Last week, organizers of the Neural Information Processing Systems Conference (NeurIPS), one of the world’s largest annual AI research conferences, updated their policy for paper submissions to require what they’re calling a reproducibility checklist. It’s a small shift in a grander fight to curb the growing “reproducibility crisis” in science, where a disconcerting number of research findings are not successfully being replicated by other researchers, casting doubt on the validity of the initial findings.

In February, a statistician from Rice University warned that machine-learning techniques are likely fueling that crisis because the results they produce are difficult to audit. It’s a worrying problem as machine learning is increasingly being applied in important areas such as health care and drug research.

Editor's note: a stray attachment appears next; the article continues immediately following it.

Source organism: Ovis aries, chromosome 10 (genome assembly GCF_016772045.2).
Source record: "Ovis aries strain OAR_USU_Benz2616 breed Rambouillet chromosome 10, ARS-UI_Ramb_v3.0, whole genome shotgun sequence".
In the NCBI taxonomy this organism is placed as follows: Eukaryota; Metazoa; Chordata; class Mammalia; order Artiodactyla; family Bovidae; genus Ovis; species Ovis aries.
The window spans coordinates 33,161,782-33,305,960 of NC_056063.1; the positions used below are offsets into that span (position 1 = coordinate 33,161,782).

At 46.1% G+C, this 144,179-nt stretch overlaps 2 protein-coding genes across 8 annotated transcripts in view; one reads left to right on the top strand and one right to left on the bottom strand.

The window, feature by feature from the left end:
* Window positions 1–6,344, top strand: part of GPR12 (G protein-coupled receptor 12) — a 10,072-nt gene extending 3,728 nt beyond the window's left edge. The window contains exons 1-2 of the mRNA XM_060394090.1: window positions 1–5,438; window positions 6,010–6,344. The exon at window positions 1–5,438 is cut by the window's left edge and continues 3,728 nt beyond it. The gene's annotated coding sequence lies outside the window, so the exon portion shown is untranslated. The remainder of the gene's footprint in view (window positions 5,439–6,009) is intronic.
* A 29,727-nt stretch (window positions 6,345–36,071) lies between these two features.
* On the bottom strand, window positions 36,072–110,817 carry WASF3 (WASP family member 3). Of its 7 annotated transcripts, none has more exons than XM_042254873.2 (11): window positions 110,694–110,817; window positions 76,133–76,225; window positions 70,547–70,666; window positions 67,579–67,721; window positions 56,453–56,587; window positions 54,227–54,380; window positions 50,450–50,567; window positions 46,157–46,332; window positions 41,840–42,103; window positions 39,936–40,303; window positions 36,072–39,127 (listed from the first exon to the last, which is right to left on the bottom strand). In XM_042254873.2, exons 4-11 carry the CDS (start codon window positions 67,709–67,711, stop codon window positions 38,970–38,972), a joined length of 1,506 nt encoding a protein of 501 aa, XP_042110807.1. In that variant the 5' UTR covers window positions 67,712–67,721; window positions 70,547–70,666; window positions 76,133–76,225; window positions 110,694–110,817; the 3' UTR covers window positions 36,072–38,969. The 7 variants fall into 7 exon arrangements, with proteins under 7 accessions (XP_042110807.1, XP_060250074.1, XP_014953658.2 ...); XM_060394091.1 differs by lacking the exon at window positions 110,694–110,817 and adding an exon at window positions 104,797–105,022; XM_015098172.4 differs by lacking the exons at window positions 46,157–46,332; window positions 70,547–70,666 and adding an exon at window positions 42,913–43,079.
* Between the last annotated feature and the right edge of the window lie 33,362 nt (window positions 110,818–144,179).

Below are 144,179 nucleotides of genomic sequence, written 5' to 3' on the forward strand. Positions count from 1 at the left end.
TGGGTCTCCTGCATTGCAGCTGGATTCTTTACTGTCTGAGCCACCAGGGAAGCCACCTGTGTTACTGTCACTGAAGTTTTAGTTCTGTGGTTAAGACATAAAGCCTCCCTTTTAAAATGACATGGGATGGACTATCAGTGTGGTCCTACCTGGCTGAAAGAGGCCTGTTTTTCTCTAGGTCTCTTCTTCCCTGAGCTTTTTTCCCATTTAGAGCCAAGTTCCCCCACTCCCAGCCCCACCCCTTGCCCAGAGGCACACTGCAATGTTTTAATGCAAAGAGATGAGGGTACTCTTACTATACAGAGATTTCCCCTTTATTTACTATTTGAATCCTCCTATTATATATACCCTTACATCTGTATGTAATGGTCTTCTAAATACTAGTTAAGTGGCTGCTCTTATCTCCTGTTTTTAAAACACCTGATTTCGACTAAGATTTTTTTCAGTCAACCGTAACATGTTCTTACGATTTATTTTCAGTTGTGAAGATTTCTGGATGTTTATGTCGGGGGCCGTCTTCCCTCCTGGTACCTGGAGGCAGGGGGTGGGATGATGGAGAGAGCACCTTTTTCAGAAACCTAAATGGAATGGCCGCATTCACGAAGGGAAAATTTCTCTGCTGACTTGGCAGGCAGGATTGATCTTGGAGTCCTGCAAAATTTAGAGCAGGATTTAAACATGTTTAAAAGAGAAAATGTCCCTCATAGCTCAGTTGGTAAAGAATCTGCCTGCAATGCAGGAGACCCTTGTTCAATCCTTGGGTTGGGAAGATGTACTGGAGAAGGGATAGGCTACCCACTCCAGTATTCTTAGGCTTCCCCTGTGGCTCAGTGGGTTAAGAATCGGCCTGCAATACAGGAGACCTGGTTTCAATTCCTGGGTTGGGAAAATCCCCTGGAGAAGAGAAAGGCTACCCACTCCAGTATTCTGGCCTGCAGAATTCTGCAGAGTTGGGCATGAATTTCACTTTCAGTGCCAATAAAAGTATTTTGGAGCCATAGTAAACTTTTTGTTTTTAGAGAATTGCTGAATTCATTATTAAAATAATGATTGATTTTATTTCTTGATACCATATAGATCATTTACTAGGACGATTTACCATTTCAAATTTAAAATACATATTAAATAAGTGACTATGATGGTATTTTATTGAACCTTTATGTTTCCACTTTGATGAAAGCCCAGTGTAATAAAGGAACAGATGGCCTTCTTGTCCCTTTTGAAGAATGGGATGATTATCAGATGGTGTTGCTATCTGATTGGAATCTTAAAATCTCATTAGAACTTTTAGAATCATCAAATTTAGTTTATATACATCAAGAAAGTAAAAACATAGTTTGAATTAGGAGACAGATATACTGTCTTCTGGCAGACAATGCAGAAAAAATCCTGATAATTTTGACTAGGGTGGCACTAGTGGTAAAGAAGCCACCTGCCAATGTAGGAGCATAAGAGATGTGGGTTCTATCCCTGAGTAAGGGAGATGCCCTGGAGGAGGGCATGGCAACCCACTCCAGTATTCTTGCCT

NeurIPS’s reproducibility checklist tries to tackle the problem. Among other things, researchers have to provide a clear description of their algorithm; a complete description of their data collection process; a link to any simulation environment they used during training; and a comprehensive walk-through of what data they kept, tossed, and why. The idea is to create a new standard of transparency for researchers to show how they arrived at their conclusions.

As the “world's most significant AI conference,” wrote Jack Clark, the policy director of the nonprofit OpenAI, in his weekly newsletter Import AI, “NeurIPS 2019 policy will have [a] knock-on effect across [the] wider AI ecosystem.”

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